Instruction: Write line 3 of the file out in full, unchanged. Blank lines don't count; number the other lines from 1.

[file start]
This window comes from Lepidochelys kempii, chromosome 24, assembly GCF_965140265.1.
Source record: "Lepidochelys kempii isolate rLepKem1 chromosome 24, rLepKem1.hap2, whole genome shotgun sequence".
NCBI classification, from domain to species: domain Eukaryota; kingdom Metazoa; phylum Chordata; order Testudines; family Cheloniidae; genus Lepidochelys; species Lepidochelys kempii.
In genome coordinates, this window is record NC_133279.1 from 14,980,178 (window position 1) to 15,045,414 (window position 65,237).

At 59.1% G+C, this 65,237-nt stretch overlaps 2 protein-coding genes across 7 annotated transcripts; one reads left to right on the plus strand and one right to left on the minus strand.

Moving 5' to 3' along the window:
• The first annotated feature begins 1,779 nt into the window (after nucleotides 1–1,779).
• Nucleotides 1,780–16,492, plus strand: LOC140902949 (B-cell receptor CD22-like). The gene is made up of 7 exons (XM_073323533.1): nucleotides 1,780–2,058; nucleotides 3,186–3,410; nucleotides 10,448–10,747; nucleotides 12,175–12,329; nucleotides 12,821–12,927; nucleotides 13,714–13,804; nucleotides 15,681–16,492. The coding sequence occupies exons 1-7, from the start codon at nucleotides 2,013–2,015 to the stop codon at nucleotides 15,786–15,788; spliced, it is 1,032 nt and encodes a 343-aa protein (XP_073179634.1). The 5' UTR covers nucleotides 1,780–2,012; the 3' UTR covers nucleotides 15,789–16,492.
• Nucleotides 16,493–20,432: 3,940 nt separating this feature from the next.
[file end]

NCBI classification, from domain to species: domain Eukaryota; kingdom Metazoa; phylum Chordata; order Testudines; family Cheloniidae; genus Lepidochelys; species Lepidochelys kempii.